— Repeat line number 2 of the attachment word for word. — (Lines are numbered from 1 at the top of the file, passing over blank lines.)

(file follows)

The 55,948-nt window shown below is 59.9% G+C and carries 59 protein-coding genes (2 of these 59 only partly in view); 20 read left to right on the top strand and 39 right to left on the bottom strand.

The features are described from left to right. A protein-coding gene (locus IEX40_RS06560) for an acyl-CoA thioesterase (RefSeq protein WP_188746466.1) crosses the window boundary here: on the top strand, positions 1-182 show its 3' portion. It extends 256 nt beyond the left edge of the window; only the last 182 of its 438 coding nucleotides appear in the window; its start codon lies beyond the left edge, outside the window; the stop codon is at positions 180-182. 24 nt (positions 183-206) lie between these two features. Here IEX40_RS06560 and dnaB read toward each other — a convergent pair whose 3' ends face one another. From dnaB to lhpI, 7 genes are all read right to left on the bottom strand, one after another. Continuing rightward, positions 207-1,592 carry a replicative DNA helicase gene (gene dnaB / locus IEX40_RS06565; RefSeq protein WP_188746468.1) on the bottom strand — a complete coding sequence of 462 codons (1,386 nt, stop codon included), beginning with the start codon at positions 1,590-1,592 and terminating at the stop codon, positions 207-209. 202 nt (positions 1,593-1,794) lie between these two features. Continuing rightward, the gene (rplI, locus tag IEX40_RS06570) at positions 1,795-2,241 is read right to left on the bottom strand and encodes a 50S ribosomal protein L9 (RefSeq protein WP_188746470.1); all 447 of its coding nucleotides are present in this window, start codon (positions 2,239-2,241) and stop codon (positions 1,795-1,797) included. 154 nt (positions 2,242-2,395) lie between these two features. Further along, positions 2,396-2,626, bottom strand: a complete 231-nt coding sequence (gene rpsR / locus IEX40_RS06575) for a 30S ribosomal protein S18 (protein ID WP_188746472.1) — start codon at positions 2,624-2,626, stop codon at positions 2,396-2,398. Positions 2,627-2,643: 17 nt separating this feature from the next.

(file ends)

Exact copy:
The features are described from left to right. A protein-coding gene (locus IEX40_RS06560) for an acyl-CoA thioesterase (RefSeq protein WP_188746466.1) crosses the window boundary here: on the top strand, positions 1-182 show its 3' portion. It extends 256 nt beyond the left edge of the window; only the last 182 of its 438 coding nucleotides appear in the window; its start codon lies beyond the left edge, outside the window; the stop codon is at positions 180-182. 24 nt (positions 183-206) lie between these two features. Here IEX40_RS06560 and dnaB read toward each other — a convergent pair whose 3' ends face one another. From dnaB to lhpI, 7 genes are all read right to left on the bottom strand, one after another. Continuing rightward, positions 207-1,592 carry a replicative DNA helicase gene (gene dnaB / locus IEX40_RS06565; RefSeq protein WP_188746468.1) on the bottom strand — a complete coding sequence of 462 codons (1,386 nt, stop codon included), beginning with the start codon at positions 1,590-1,592 and terminating at the stop codon, positions 207-209. 202 nt (positions 1,593-1,794) lie between these two features. Continuing rightward, the gene (rplI, locus tag IEX40_RS06570) at positions 1,795-2,241 is read right to left on the bottom strand and encodes a 50S ribosomal protein L9 (RefSeq protein WP_188746470.1); all 447 of its coding nucleotides are present in this window, start codon (positions 2,239-2,241) and stop codon (positions 1,795-1,797) included. 154 nt (positions 2,242-2,395) lie between these two features. Further along, positions 2,396-2,626, bottom strand: a complete 231-nt coding sequence (gene rpsR / locus IEX40_RS06575) for a 30S ribosomal protein S18 (protein ID WP_188746472.1) — start codon at positions 2,624-2,626, stop codon at positions 2,396-2,398. Positions 2,627-2,643: 17 nt separating this feature from the next.